At Geeks2U, my regular Geekspeak column covered off the early rumours around Windows 11, a rundown of Apple’s WWDC 2021 keynote, tips on how to make your smartphone’s camera really sing, a guide to what you’ll need to consider for Windows 11 now that it’s official, and a breakdown of Australia’s current and emerging 5G market, and why consumers can somewhat wait to board the 5G hype train.

While you won’t hear from me at all, I am technically in this video from Digitally Downloaded, because I was part of the multiplayer test session for the game.

I’m basically the Dwarf you see running around attacking people’s knees, because… Dwarf. It’s the Dwarf equivalent of golf, basically.

My golf, if I have a golf, is retro gaming, as well as endlessly explaining to other retro gaming fans that (sigh), yes, my name really is Alex Kidman. Yes, like Alex Kidd, that really old SEGA mascot character.


SEGA did some… interesting… things back in the 1990s. Like this “classic”.

What’s that you say? There’s a remake of Alex Kidd in Miracle World, called Alex Kidd in Miracle World DX?

Guess who Digitally Downloaded got to review it? You won’t need more than one guess, I think.

At least I was able to run all the obvious name jokes myself upfront to get them out of the way in my full review of Alex Kidd in Miracle World DX.

Hey, there’s also the stuff that I write for this actual blog. You know, the one that you’re reading right now.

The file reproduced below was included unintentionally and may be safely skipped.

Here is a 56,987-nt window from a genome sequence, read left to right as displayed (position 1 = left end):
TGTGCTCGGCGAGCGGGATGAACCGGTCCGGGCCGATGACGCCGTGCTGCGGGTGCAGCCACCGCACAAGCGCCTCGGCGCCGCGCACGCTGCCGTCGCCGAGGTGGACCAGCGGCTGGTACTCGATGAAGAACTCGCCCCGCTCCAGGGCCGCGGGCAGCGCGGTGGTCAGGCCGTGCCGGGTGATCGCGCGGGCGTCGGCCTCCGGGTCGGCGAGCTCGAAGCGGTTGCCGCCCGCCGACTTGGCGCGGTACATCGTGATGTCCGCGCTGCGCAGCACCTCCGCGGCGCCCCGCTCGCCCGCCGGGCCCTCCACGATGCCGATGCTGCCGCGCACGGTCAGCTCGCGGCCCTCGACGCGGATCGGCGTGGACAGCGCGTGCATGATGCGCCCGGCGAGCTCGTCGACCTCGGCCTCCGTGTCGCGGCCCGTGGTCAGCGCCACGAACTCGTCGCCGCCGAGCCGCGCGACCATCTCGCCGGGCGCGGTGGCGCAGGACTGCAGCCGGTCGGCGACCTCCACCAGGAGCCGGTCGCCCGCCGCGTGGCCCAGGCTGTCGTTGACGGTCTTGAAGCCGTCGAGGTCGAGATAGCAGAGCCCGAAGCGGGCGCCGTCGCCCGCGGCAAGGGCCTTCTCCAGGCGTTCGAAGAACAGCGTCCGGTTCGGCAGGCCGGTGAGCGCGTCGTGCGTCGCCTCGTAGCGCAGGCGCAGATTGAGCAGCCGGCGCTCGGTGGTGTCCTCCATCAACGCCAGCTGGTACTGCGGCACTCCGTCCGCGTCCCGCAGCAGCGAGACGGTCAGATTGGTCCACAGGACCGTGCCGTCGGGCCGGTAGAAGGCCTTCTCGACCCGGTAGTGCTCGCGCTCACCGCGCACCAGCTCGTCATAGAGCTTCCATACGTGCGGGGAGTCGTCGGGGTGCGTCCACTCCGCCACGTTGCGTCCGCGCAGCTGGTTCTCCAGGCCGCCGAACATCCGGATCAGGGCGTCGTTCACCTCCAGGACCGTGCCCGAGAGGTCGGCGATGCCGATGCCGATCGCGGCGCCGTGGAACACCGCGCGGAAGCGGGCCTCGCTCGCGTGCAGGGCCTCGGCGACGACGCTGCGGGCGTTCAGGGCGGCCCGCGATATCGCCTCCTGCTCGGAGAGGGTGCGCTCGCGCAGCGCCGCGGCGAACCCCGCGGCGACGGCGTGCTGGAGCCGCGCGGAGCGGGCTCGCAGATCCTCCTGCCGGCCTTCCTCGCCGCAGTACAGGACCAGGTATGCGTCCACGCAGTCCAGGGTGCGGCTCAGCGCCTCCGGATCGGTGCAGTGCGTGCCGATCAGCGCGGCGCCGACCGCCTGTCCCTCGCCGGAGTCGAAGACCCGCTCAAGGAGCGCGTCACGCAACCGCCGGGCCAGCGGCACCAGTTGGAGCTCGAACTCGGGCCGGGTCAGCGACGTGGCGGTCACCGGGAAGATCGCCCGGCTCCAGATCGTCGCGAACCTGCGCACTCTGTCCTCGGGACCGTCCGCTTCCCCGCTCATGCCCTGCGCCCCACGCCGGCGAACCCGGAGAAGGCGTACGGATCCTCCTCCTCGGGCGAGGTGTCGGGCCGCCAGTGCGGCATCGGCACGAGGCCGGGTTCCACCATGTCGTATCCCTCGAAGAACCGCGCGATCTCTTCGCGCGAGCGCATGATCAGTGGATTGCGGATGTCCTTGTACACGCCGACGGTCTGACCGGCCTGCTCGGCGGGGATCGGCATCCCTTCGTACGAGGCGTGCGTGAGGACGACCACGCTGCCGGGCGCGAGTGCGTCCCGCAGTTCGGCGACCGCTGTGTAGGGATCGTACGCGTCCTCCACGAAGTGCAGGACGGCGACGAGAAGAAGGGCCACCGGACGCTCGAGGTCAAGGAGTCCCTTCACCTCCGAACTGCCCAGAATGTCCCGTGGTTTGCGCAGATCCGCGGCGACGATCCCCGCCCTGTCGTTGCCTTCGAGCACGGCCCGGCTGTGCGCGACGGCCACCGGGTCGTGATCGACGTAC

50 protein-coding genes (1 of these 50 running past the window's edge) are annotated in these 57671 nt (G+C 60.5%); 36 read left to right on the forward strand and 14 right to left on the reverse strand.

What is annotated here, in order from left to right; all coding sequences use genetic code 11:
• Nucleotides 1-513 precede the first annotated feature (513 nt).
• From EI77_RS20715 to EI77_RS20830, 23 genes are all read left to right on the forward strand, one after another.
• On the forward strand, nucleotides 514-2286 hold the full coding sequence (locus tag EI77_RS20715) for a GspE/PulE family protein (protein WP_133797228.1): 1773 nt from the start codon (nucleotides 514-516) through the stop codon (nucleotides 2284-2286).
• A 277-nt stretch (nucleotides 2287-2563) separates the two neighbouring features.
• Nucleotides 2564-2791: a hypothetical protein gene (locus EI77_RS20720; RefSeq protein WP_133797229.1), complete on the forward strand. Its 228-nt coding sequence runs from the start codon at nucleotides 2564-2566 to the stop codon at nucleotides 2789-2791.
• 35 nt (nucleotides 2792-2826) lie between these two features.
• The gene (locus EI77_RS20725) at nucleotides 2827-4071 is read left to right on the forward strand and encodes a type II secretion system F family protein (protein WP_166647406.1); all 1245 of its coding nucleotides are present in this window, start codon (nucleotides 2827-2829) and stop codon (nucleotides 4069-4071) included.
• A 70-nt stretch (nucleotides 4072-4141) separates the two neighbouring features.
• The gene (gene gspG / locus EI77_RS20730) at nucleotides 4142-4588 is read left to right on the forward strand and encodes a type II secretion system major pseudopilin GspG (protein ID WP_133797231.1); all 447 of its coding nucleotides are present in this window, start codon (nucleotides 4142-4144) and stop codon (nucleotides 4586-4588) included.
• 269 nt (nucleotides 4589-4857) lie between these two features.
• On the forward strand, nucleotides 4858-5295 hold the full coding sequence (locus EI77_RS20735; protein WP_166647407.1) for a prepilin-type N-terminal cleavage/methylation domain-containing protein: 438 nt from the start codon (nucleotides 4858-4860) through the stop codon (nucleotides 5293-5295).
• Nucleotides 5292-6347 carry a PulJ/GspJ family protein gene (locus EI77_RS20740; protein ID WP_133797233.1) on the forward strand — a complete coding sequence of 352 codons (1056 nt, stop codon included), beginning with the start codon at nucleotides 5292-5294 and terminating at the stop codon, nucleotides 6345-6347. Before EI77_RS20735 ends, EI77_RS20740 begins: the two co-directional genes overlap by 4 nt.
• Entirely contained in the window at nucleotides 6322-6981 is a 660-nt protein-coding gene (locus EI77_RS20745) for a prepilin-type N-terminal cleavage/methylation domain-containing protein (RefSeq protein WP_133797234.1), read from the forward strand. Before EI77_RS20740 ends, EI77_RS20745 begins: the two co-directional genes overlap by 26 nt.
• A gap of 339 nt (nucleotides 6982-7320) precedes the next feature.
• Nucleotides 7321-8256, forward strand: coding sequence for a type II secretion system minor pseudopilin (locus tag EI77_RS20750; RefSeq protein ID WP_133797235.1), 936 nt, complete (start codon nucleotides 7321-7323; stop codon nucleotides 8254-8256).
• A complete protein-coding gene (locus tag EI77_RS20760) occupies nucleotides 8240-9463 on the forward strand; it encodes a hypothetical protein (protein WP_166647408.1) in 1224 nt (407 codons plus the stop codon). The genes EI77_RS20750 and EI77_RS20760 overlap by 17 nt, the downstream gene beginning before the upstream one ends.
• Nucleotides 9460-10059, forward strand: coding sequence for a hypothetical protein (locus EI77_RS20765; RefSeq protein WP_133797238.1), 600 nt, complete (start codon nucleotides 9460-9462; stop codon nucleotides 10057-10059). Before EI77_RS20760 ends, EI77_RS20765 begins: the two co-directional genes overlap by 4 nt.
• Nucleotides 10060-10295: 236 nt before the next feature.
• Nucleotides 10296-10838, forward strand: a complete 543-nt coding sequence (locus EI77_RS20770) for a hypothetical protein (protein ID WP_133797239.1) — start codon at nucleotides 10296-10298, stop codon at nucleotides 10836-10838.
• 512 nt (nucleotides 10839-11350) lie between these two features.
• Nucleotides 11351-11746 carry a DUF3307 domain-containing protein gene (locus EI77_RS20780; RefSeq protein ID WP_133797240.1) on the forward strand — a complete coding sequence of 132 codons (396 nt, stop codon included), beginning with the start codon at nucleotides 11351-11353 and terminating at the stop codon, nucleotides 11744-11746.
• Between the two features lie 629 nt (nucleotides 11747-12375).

Everything personal that went up here revolved around my ongoing journey through the challenges of buying and driving an electric vehicle in Australia, and in June I tackled a couple of big talking points.

Everyone says “just buy a Tesla”, but that’s not what I was going to do, and I explain why here.

I wrote that while waiting for my not-actually-new-but-new-to-me-Nissan Leaf to arrive… and then it did, which led to a frantic comedy of errors around getting it registered, which I wrote up here.

I then promised that I’d write up a review of my findings and experiences as a “new” electric car driver… and I haven’t written that yet.

Partially because life is, as they say, complicated… and for some other reasons that will become clear when I do get it written, which I’m hoping to do this week.

Stopping to jot down everything I did in June and early July hasn’t sped that along any, mind you. Maybe I should get on with that. I feel like I’ve given you enough to keep you busy in the meantime.

If you’d like to hire an award-winning tech journalist for your content creation needs, drop me a line!

Author: Alex

Alex Kidman is a multi-award winning Australian technology writer, former editor at Gizmodo, CNET, GameSpot, ZDNet, PC Mag, APC, Finder and as a contributor to the ABC, SMH, AFR, Courier Mail, GadgetGuy, PC & Tech Authority, Atomic and many more. He's been writing professionally since 1998, and his passions include technology, social issues, education, retro gaming and professional wrestling.